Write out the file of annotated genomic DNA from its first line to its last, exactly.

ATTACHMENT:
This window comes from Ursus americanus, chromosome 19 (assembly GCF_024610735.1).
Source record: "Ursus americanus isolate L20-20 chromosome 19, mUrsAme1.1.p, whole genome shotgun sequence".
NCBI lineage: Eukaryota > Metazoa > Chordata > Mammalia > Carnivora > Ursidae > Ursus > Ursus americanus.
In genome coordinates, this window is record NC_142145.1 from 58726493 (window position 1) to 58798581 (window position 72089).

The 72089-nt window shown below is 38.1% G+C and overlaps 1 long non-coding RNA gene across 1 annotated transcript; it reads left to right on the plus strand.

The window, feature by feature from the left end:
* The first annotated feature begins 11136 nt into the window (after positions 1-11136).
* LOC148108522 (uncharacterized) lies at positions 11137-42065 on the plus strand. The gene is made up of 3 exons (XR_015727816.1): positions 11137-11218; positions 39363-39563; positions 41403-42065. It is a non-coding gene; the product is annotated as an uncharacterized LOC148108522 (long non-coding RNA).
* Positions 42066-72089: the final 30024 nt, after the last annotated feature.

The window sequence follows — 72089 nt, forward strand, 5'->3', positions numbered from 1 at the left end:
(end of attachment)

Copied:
This window comes from Ursus americanus, chromosome 19 (assembly GCF_024610735.1).
Source record: "Ursus americanus isolate L20-20 chromosome 19, mUrsAme1.1.p, whole genome shotgun sequence".
NCBI lineage: Eukaryota > Metazoa > Chordata > Mammalia > Carnivora > Ursidae > Ursus > Ursus americanus.
In genome coordinates, this window is record NC_142145.1 from 58726493 (window position 1) to 58798581 (window position 72089).

The 72089-nt window shown below is 38.1% G+C and overlaps 1 long non-coding RNA gene across 1 annotated transcript; it reads left to right on the plus strand.

The window, feature by feature from the left end:
* The first annotated feature begins 11136 nt into the window (after positions 1-11136).
* LOC148108522 (uncharacterized) lies at positions 11137-42065 on the plus strand. The gene is made up of 3 exons (XR_015727816.1): positions 11137-11218; positions 39363-39563; positions 41403-42065. It is a non-coding gene; the product is annotated as an uncharacterized LOC148108522 (long non-coding RNA).
* Positions 42066-72089: the final 30024 nt, after the last annotated feature.

The window sequence follows — 72089 nt, forward strand, 5'->3', positions numbered from 1 at the left end: